The Godfather Cinematography

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On the 24th of March in 1971 an epic criminal drama “The Godfather” by Francis Ford Coppola was released. In a moment, from young to old, “The Godfather” captured attention of many millions of viewers, critics and politics – every man who was somehow connected with cinema and society. This film can be admired, this film can be criticized, but the fact remains - this film cannot be ignored. “The Godfather” became a brilliant masterpiece, which changed the very concept of what is real movie and in what direction the film industry should develop. One by one the "Godfather" won award by award, conquering film festival by film festival climbing higher and higher in the list of the greatest films in the history of cinema: 12 awards, including 3 Oscar…show more content…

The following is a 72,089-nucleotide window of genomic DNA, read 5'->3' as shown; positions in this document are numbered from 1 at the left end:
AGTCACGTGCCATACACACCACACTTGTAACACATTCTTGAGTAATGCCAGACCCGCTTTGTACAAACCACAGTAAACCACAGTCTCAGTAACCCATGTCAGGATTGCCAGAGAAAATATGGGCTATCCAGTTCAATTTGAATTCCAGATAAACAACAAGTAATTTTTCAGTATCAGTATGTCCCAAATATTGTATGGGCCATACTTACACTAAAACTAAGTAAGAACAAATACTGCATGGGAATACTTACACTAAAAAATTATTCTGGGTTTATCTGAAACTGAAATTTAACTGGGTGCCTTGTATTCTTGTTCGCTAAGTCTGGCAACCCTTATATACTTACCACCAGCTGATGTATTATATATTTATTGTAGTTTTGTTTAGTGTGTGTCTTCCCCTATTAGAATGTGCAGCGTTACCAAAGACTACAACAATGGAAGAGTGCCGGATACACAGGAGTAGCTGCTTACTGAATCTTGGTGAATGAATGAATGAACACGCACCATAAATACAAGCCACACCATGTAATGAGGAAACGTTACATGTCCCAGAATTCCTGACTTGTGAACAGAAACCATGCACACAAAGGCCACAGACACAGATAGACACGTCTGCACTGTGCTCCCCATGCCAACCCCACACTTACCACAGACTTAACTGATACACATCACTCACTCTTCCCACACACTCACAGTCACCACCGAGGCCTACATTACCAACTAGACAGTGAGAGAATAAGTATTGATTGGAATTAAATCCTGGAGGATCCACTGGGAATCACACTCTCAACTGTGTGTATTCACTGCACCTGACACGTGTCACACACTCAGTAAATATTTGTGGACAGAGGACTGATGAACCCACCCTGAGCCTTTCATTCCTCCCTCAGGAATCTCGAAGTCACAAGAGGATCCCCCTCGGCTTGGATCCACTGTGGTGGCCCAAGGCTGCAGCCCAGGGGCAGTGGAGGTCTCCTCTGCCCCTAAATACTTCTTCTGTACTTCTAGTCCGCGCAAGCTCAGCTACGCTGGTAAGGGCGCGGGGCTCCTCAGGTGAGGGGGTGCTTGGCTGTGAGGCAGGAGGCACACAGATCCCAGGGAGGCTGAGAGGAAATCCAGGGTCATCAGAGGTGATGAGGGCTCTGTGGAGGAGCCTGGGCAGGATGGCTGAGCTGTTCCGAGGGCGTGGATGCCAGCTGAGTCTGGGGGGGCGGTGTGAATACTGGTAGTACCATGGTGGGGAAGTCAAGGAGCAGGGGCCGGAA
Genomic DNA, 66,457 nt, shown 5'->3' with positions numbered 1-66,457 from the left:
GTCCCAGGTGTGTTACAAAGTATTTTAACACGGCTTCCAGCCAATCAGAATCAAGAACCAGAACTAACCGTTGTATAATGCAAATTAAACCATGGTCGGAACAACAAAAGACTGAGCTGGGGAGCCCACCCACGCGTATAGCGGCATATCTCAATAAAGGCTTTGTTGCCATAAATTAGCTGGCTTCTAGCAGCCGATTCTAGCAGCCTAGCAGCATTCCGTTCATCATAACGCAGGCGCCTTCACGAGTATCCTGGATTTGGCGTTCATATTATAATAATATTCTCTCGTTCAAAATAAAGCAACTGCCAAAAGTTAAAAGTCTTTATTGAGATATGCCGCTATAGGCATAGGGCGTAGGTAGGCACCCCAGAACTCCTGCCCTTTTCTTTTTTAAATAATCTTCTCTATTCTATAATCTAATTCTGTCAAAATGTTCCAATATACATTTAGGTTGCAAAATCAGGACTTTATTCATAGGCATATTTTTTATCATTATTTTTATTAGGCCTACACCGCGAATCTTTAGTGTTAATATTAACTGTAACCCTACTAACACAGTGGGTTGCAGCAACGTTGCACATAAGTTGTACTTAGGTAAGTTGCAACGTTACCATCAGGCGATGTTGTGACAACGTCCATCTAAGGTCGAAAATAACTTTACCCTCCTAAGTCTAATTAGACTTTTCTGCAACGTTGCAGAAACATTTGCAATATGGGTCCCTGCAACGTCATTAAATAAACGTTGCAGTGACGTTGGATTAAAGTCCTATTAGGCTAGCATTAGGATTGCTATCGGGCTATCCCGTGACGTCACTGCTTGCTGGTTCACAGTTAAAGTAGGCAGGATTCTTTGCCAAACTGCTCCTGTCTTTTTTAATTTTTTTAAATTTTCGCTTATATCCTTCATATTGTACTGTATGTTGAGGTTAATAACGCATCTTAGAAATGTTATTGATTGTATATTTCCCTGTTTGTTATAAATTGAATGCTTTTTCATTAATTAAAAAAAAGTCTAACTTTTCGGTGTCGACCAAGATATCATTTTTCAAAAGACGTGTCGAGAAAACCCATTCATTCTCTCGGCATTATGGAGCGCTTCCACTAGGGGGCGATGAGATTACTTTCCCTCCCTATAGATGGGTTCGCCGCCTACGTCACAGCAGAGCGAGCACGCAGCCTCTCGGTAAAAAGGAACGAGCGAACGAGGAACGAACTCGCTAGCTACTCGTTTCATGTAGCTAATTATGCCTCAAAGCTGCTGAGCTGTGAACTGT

America has made my fortune", a great sense of this film is contained in this opening phrase. The scene immediately becomes tense as soon as the camera starts to slowly move back, close-up shooting a person on the verge, Bonasera, a father, who lived and work honestly for his family and whose live was crushed by hands of rascals. The figure of Bonasera contrasted against a dark background but still staying in the shadows, while we see everything from the perspective of the Godfather sitting in the dark and listening to the petitions, brilliant stage lighting and framing. The cinematography of this movie was smooth with all scenes because Coppola did close-up scenes whenever necessary, and in every single scene the viewer can follow the story to the next scene without wondering what is going on or why. “The Godfather” remains essentially dark and tasteful, and colors are used perfectly to give a true feel of the era it is set in. There is a fair amount of violence, which was accurately filmed; it is not just a mindless violence, which remains rarely gratuitous. Every single sound effect used was played well within each scene, making the scene effective in making it seem real to the viewer. When there are outdoor scenes the viewer can hear the wind, birds, traffic, and other outdoor noises. When the scenes take place indoors, the viewer can hear the footsteps, door shutting or opening, and other indoor noises, which are appropriate for the scene. Praised by many as the best cast to ever appear in an American movie, all the cast in “The Godfather” succeeds in portraying complex, three-dimensional characters without ever making a slip. The exceptional portrayals of Don Vito and Michael Corleone respectively by Marlon Brando and Al Pacino, the performances by Robert Duvall, James Caan and Diane Keaton as Tom Hagen, Santino Corleone and Kay Adams, the ruthless Virgil Sollozzo played by Al Lettieri -- as well as more

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